Court orders Indiana to recognize 1 gay marriage


INDIANAPOLIS (AP) — At least one same-sex couple in
Indiana will have their marriage recognized by the state following a
federal court decision Tuesday.
The 7th Circuit Court of Appeals
in Chicago ordered Indiana to acknowledge the marriage of a lesbian
couple, one of whom is terminally ill, on an emergency basis.
emergency ruling came just days after the court stayed a federal judge’s
order setting aside Indiana’s prohibition of gay marriage as
Lawyers from Lambda Legal had asked the appeals
court for the continued recognition of the marriage of Amy Sandler and
Niki Quasney, who is fighting advanced ovarian cancer.
"It is time
for the State of Indiana to leave Niki and Amy in peace and not subject
them and their marriage to any more stress and uncertainty as this case
proceeds. We’re thrilled that the court ruled in favor of this family
as Niki battles stage 4 ovarian cancer," said Paul D. Castillo, attorney
for the national gay rights group Lambda Legal, who represented the
The three-line order contained no legal arguments or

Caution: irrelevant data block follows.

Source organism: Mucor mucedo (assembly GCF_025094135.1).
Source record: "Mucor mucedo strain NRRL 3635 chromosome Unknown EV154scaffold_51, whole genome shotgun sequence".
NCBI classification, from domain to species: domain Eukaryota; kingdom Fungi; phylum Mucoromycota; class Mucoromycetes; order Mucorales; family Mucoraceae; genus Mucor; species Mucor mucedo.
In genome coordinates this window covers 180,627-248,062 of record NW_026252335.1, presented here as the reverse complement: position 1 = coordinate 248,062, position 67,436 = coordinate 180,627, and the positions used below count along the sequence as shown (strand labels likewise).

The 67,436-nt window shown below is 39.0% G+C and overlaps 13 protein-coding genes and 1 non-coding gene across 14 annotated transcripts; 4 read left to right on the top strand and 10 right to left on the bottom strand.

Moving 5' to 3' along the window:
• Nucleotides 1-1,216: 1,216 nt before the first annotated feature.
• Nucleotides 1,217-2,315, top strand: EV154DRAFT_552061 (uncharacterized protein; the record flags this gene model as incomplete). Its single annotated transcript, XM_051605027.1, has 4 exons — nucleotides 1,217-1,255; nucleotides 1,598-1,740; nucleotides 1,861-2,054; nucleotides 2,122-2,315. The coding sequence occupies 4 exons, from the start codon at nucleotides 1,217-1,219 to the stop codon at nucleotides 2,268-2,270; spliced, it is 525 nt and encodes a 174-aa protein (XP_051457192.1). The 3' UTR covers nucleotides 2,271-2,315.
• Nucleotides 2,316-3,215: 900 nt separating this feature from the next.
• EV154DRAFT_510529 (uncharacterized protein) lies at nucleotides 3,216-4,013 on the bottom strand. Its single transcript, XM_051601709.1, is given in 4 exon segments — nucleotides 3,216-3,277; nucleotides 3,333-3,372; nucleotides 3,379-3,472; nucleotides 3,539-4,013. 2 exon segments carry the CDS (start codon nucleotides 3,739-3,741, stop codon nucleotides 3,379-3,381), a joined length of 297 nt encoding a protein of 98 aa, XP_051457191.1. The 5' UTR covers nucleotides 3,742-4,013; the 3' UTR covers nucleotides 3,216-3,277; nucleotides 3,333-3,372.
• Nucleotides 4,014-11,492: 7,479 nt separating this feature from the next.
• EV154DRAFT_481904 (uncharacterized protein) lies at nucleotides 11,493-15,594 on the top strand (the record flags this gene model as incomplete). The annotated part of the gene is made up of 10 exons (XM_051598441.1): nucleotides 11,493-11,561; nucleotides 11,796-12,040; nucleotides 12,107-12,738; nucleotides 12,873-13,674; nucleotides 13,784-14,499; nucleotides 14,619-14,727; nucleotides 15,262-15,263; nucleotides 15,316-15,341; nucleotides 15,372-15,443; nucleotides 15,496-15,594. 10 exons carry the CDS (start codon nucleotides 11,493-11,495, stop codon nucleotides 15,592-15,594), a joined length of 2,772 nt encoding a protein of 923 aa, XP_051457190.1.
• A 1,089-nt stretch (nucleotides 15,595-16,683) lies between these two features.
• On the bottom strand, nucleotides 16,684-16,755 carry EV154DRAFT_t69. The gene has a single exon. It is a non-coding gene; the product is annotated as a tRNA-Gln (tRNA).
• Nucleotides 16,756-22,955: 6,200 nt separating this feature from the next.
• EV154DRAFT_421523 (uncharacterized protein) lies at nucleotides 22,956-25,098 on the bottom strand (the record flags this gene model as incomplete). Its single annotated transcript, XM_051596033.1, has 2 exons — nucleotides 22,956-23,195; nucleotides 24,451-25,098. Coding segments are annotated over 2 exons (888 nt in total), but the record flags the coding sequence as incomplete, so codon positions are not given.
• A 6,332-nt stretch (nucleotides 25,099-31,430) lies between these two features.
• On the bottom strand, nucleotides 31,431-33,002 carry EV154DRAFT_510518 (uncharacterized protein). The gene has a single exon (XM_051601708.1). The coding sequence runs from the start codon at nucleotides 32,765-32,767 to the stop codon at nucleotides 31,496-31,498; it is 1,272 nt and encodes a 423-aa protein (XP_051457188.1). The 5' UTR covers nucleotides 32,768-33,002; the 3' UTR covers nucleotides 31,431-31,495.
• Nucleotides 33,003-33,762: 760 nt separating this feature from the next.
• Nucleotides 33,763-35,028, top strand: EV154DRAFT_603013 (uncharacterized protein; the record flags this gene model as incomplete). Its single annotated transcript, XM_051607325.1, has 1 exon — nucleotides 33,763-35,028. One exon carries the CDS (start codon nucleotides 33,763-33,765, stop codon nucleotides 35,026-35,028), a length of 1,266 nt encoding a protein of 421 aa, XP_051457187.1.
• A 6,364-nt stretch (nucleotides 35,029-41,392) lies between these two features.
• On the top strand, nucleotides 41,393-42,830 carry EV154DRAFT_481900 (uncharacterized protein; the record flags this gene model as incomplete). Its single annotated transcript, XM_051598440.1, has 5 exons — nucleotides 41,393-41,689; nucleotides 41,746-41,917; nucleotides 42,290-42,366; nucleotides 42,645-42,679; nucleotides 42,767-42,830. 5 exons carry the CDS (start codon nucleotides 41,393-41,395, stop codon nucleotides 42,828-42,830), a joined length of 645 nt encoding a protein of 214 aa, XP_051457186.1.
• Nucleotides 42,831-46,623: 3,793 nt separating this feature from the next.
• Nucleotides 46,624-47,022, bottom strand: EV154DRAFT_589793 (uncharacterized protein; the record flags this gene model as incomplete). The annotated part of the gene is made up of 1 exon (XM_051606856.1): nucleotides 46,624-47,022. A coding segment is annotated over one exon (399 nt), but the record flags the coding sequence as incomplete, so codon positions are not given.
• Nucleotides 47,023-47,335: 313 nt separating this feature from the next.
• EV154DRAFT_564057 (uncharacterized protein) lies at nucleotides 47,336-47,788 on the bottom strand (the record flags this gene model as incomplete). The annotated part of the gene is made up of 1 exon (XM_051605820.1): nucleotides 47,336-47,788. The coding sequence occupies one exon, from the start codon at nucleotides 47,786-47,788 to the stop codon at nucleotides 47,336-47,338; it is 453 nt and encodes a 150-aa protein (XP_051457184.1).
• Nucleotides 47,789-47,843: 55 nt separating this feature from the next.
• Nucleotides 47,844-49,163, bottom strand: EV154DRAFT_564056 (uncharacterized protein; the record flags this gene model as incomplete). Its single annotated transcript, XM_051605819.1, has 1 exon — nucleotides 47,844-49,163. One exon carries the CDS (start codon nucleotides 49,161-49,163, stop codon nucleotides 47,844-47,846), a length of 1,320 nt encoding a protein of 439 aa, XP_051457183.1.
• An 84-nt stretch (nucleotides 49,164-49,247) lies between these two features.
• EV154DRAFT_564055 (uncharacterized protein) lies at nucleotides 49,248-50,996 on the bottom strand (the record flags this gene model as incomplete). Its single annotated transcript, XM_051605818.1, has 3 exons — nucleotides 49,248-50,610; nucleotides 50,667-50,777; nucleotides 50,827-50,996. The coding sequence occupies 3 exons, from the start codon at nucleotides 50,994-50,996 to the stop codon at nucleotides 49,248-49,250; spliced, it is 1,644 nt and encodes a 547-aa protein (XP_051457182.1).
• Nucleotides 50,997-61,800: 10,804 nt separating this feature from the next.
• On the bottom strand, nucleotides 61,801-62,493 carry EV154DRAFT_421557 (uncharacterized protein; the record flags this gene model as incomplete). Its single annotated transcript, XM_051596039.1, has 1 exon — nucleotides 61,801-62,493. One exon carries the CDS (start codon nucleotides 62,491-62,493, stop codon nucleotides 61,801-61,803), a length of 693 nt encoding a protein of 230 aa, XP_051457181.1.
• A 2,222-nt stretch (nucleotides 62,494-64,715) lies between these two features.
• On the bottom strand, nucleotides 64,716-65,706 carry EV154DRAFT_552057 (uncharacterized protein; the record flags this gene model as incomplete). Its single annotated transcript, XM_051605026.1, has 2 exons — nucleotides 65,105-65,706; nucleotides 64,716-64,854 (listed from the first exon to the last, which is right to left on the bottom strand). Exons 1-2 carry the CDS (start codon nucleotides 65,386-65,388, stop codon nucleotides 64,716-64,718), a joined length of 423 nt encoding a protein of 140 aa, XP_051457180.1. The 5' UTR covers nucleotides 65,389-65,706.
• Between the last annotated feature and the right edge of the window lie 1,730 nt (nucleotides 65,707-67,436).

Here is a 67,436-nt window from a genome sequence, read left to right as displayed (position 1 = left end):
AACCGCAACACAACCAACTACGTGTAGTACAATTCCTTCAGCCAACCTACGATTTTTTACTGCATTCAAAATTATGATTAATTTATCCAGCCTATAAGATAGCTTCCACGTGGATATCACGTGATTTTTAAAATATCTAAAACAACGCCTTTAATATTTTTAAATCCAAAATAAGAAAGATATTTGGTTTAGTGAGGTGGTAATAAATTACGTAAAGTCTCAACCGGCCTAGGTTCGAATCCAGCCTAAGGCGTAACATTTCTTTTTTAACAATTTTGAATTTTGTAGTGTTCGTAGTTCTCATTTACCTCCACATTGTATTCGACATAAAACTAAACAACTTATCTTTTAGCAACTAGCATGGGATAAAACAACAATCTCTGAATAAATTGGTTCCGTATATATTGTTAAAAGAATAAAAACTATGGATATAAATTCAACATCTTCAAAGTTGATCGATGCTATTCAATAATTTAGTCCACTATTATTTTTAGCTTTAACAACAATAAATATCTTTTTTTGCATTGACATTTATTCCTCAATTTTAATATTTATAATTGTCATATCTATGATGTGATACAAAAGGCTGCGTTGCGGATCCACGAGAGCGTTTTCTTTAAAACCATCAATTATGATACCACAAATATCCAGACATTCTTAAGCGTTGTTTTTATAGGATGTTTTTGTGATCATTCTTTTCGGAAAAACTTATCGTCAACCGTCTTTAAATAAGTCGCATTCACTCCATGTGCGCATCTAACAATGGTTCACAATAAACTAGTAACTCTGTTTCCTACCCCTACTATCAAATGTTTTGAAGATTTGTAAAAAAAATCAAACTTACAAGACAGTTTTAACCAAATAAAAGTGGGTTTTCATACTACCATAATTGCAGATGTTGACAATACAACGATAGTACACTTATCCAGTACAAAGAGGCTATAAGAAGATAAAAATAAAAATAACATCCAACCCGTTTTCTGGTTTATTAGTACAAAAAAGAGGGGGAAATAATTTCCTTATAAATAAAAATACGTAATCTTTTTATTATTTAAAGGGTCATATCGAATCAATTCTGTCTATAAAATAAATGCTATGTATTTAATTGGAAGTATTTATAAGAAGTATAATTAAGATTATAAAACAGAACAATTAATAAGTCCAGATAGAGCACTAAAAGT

reasoning, but simply ordered Indiana to recognize the validity of
couple’s marriage "on an emergency basis."
The women, who were
legally married in Massachusetts last year, filed a lawsuit seeking to
force Indiana to recognize their marriage. They were granted emergency
recognition in May while their case proceeded, in part so Sandler’s name
could appear on Quasney’s death certificate as her spouse. The couple
fears Sandler’s ability to collect Social Security and other death
benefits would be harmed if their marriage isn’t recognized.
appeals court did not rule on the overall issue of the constitutionality
of Indiana’s gay marriage ban, which went back into effect Friday when
the 7th Circuit stayed Judge Richard Young’s ruling that struck down the
Indiana prohibition. Young’s ruling Wednesday sent hundreds of same-sex
couples to clerks’ offices across the state to get marriage licenses
and be wed, but the status of those unions isn’t clear.
Indiana attorney general’s office had invited the court to grant a
hardship exception for Quasney and Sandler if it could find a legal way
to do so. State attorneys said they had been unable to find one.
Schneider, a spokeswoman for the attorney general, said Tuesday that
the office respects the court’s ruling but declined further comment.
hope the court will look at this marriage, as well as the hundreds of
couples legally married last week across the state, and understand that
to deny the freedom to marry is to inhibit equal protection of loving
Hoosier families under Indiana law," Hoosiers Unite for Marriage said in
a statement. "It cannot stand, and we will fight both the legal battle
and to make sure Hoosiers understand why marriage matters and why these
couples deserve protection."

No posts to display